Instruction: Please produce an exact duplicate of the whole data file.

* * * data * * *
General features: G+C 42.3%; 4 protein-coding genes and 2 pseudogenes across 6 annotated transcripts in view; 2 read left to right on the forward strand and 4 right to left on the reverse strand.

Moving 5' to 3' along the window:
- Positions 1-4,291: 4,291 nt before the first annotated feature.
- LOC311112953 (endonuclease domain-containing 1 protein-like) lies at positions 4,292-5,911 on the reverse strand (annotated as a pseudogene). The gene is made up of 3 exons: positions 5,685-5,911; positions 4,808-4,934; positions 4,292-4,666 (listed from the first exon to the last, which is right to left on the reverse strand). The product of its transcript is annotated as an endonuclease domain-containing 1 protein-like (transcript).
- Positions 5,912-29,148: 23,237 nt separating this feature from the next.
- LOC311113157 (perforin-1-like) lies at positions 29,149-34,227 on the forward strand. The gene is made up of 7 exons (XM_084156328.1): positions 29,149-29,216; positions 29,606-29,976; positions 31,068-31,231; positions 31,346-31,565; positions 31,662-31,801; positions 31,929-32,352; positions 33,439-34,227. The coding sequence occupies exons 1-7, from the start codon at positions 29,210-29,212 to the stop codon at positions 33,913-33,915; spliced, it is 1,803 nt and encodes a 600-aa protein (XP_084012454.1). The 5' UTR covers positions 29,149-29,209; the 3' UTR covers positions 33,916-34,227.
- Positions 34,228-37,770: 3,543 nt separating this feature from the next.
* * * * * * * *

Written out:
General features: G+C 42.3%; 4 protein-coding genes and 2 pseudogenes across 6 annotated transcripts in view; 2 read left to right on the forward strand and 4 right to left on the reverse strand.

Moving 5' to 3' along the window:
- Positions 1-4,291: 4,291 nt before the first annotated feature.
- LOC311112953 (endonuclease domain-containing 1 protein-like) lies at positions 4,292-5,911 on the reverse strand (annotated as a pseudogene). The gene is made up of 3 exons: positions 5,685-5,911; positions 4,808-4,934; positions 4,292-4,666 (listed from the first exon to the last, which is right to left on the reverse strand). The product of its transcript is annotated as an endonuclease domain-containing 1 protein-like (transcript).
- Positions 5,912-29,148: 23,237 nt separating this feature from the next.
- LOC311113157 (perforin-1-like) lies at positions 29,149-34,227 on the forward strand. The gene is made up of 7 exons (XM_084156328.1): positions 29,149-29,216; positions 29,606-29,976; positions 31,068-31,231; positions 31,346-31,565; positions 31,662-31,801; positions 31,929-32,352; positions 33,439-34,227. The coding sequence occupies exons 1-7, from the start codon at positions 29,210-29,212 to the stop codon at positions 33,913-33,915; spliced, it is 1,803 nt and encodes a 600-aa protein (XP_084012454.1). The 5' UTR covers positions 29,149-29,209; the 3' UTR covers positions 33,916-34,227.
- Positions 34,228-37,770: 3,543 nt separating this feature from the next.